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What Is A Trust

A trust is a fiduciary relationship where the settlor or trustee transfers an asset upon the death of the settlor or trustee. The assets transferred are subject to the interest and wishes of the beneficiaries in the event of the settlor’s or trustee’s death.

A trust fund is similar to a trust in that it provides for the distribution of assets when the settlor or trustee dies but does not provide for the distribution of income, assets, or estate taxes on the assets or income earned on the assets. In addition, a trust fund may be referred to as a revocable trust or a survivorship trust. A trust fund is created with the sole intent of providing funds for the care and support of the minor dependent children of a deceased settlor or trustee.

Unlike other types of trusts, a trust fund allows the beneficiary to have flexibility in the distribution of funds. There are two types of trusts. They are: irrevocable trusts and irrevocable revocable trusts.

An irrevocable revocable trust has been defined as a trust that does not require any waiver of its terms by the settlor or trustee. All transferor’s interests (ownership rights) in the property held in the trust are irrevocably assigned, and the trustee may sell or distribute the trust property only in accordance with the terms of the trust agreement. For example, if a beneficiary is a non-custodial parent and decides to sell an asset, all the rights in the asset go to the new custodian appointed in the trust. If the asset is not sold, the assets revert to the trust and the new custodian becomes the new beneficiary.

An irrevocable revocable trust can be either a revocable or a non-revocable trust. A revocable irrevocable trust is one in which there is no requirement for waiver or withdrawal of assets or income on behalf of beneficiaries. On the other hand, a non-revocable irrevocable trust requires that the trustee to sell an asset and remit an amount to the beneficiaries in an amount equal to the asset’s fair market value. When assets are transferred or distributed in this manner, no provisions must be made for the withdrawal or waiver of rights of the beneficiaries.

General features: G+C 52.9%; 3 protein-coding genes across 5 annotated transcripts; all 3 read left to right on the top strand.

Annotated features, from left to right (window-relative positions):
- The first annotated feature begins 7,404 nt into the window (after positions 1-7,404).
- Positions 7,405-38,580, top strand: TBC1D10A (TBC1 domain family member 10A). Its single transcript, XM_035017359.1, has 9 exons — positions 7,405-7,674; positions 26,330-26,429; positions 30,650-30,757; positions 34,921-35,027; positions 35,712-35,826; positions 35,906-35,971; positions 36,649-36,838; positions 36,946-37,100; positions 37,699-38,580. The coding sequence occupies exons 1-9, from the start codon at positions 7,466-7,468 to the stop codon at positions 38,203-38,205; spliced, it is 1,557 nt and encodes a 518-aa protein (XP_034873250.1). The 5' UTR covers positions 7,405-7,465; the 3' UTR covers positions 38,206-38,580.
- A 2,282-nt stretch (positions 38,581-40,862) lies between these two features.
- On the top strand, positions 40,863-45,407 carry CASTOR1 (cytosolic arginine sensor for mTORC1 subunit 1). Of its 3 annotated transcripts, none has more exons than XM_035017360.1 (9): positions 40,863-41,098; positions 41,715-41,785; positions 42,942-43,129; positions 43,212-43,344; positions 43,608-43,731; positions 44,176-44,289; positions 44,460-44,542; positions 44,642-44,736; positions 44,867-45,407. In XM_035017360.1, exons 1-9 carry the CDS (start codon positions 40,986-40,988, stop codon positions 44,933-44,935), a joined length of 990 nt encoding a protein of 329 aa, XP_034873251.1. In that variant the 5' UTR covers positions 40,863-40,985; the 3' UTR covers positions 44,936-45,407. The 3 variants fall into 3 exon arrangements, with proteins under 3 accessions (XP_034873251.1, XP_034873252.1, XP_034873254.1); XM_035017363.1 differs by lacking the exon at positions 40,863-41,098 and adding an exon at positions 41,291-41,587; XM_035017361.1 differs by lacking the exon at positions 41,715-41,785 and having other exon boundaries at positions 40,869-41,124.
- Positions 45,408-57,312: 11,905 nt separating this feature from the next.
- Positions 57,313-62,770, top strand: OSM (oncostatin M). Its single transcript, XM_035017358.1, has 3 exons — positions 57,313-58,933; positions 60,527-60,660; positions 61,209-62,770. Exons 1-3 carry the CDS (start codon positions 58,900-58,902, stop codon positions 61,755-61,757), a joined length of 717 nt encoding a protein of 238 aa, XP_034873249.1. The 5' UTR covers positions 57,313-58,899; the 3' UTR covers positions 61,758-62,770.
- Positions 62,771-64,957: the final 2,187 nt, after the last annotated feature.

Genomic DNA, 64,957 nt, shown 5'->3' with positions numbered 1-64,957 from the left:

In a non-revocable irrevocable trust, there is no requirement for the transferor to make any distributions or take any distributions at all. This type of trust may be called a tax-qualified trust.

To determine the type of trust to use for your plan, you should consult with an estate planning attorney who will help you decide what type of trust you want, what assets will be included in it, and what tax benefits you would like to obtain. It is important to consult with an estate planning attorney before you start the process of drafting your trust because an estate planner can help you avoid some common problems with these types of trusts.

The trust is a legal instrument that provides an opportunity to your beneficiary to gain financial benefits when they are no longer financially independent. Because the trust is irrevocably established with your assets, you have complete control over how your assets will be divided if your death should happen and also to ensure that your beneficiaries are properly provided for.

If you decide to use the trust to provide your family members with cash and/or assets, you will need to determine how your assets will be disbursed. The property distribution requirements are determined by state law. Typically, the person who is designated as the successor trustee of the trust is responsible for paying taxes, estate planning issues, probate, estate taxes and other taxes associated with your assets, as well as providing other important services to your beneficiary(ies).

Although trusts are intended to benefit to your beneficiaries in the event of your death, they should not interfere with your right to have total control over how the property you leave is used. It is very important to hire an estate planning lawyer to assist you in the preparation of your trust document.

The purpose of the trust document is to allow your beneficiaries to receive the benefits you have given them after you pass on. Trusts can also be used to protect the estate of your relatives from unwarranted lawsuits, and they help you keep track of how your property is invested and to protect your estate plan from potential creditors and liens.